HomeAnimalsGorilla Robot Pretends To Be One Of The Pack And Here Is What Happened
Gorilla Robot Pretends To Be One Of The Pack And Here Is What Happened
May 7, 2020
The filmmakers at John Downer Productions came up with a genius way to record animals in their natural habitat. They employed lifelike robots made to resemble the creatures and had these “ultra-realistic animatronic” spies go undercover and capture unique animal behavior from up close. One of these secret agents, a gorilla, became a true star of the show. As it was embedded in the wild, it did such a wonderful job of infiltrating the giant apes, it came back with some never-seen-before footage of these guys singing. And farting.
“Firstly, we need to work out what spy animals would be best to film the animal. So, for example, it would not be a good idea to make a spy Silverback Mountain gorilla, as this could be seen as too much of a threat to the real mountain gorillas. Therefore, we went with a baby gorilla,” filmmaker Matt Gordon explained.
“Not only were we, the producers, all biologists and zoologists, but we also enlisted the help and knowledge of scientists and experts when building the spy creatures,” Gordon said. “We would ask these experts what features we should concentrate on. Therefore, for the gorillas, the eyes were extremely important.”
“Mountain gorillas learn a lot from each other by staring into each others’ eyes. Therefore, we designed the spy gorilla to be able to close and move his eyes so that when necessary, he could avert his gaze to show respect to the real gorillas.”
Even though it was the first time humans recorded apes singing, we’ve already heard about it. A 2016 study published in PLOS ONE detailed this “food-calling”, describing the vocal sounds the great apes were unleashing when eating, with pitches and durations depending on the quantity and quality of the food and the audience.
“Food-associated calling may function to notify the rest of the group of an individual’s current feeding activity, similar to what has been reported for chimpanzees,” the researchers wrote. “Informing other group members of one’s current activity could be important for group coordination and cohesion. Such a scenario could also explain the higher frequency of adult male calls: Silverbacks may have to engage more frequently in auditory informing as they are generally the ones initiating changes in group activity.”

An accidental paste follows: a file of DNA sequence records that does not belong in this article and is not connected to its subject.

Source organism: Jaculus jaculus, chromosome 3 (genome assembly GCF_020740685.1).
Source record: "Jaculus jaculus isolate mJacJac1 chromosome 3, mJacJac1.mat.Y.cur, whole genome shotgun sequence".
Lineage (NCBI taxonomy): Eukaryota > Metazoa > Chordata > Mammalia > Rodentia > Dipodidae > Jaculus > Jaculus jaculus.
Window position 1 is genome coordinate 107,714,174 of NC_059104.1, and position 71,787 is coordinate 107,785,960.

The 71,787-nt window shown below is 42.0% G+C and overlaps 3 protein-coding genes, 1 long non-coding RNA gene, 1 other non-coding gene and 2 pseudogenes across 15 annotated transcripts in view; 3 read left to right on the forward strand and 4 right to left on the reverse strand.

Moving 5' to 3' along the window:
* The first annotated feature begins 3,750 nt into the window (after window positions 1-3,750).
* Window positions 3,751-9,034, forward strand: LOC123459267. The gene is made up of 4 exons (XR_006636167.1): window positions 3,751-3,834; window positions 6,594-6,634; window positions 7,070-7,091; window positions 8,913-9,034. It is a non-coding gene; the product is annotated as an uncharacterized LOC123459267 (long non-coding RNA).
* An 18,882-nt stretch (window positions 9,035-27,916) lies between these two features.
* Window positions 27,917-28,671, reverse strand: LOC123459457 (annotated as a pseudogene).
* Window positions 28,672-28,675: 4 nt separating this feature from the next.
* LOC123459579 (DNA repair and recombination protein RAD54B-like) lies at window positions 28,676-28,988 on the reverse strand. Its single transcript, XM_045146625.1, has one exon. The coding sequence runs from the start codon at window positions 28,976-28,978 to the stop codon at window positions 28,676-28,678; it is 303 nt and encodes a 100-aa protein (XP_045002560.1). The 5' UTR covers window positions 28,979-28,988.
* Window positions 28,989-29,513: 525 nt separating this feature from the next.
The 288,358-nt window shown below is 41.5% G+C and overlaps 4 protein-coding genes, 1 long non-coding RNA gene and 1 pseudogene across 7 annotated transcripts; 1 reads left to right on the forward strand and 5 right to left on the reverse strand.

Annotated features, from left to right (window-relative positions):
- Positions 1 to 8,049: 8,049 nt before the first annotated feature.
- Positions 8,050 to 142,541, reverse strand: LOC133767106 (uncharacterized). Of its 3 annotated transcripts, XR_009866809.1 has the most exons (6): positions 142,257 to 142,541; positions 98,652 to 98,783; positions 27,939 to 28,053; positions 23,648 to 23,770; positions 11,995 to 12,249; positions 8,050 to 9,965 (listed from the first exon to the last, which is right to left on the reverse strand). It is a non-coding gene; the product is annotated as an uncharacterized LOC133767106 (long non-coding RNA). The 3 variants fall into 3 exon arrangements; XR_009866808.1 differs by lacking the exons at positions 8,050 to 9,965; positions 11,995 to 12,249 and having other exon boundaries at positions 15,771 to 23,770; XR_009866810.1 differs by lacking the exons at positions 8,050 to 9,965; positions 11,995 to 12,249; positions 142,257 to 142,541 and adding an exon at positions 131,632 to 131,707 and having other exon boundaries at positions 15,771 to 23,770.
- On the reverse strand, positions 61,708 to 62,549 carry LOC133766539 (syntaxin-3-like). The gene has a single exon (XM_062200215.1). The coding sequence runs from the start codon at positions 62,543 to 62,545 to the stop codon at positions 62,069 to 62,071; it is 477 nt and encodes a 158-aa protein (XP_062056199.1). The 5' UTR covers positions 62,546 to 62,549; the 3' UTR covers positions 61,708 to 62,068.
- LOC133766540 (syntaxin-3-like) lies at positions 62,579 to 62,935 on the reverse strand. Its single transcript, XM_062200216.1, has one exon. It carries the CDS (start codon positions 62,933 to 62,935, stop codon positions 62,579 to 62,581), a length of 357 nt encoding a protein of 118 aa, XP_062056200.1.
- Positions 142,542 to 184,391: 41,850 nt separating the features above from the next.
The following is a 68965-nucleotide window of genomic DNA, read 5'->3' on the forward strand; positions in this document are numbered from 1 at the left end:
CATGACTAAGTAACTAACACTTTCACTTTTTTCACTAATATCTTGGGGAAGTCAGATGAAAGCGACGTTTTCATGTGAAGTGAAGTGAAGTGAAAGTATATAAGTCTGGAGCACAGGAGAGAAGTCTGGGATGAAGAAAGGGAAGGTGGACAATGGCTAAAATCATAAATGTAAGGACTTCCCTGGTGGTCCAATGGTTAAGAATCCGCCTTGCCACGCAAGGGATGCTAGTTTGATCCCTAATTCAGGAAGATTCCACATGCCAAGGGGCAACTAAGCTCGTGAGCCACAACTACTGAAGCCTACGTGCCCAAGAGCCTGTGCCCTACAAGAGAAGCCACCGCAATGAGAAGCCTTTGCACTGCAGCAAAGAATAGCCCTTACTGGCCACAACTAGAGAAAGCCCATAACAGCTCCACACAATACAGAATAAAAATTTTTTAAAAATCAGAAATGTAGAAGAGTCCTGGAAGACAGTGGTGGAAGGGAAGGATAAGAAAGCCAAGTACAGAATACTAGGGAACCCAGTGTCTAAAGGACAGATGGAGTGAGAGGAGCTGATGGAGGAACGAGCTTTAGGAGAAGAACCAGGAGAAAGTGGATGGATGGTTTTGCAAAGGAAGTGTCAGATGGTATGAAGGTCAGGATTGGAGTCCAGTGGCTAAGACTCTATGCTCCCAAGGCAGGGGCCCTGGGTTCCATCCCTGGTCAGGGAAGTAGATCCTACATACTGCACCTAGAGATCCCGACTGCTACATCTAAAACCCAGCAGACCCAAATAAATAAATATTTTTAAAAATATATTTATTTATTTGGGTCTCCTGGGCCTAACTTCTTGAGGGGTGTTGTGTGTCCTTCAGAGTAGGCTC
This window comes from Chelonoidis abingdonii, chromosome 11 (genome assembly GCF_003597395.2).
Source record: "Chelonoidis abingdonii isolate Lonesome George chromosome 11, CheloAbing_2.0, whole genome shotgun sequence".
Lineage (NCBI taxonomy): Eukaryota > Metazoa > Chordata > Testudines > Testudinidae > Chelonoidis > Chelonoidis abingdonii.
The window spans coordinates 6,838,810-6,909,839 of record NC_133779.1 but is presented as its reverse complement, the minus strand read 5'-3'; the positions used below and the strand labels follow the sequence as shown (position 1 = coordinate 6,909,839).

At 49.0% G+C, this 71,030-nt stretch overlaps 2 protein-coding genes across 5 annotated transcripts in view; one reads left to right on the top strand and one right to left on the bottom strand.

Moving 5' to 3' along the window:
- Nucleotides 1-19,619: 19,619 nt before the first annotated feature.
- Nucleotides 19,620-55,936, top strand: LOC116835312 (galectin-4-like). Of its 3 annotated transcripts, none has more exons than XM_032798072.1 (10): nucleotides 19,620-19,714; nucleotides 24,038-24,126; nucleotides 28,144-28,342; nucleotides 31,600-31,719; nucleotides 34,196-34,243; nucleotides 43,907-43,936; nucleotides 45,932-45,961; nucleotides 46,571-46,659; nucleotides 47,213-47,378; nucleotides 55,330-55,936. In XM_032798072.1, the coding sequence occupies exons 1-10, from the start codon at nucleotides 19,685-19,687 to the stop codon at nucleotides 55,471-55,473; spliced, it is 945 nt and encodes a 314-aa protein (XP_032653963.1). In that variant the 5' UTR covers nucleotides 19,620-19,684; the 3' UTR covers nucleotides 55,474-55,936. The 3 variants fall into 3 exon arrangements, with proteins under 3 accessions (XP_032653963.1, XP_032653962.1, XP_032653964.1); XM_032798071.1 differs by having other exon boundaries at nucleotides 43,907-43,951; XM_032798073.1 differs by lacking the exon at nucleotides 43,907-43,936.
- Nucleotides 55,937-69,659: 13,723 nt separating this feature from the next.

The authors of the study stated that this discovery provides an interesting viewpoint on the evolution of language and vocal communication in general. The filmmakers gave the phenomenon a poetic name — the chorus of appreciation.
As the video shows, gorillas can climb trees, but are typically seen on the ground in communities of up to 30 individuals. They organize themselves according to social structures; troops are led by one dominant, older adult male, often called a silverback due to the swath of silver hair that adorns his otherwise dark fur. Troops also include a few other young males, some females, and their offspring.
It’s the leader who organizes troop activities like eating, nesting in leaves, and moving about. Those who have an issue with it and decide to challenge the alpha male are put in place by impressive shows of physical power. He can stand upright, throw things, make aggressive charges, and pound his huge chest while barking out powerful hoots or unleashing a frightening roar. Despite these acts and the animals’ obvious physical power, however, gorillas are generally calm and nonaggressive unless they are disturbed.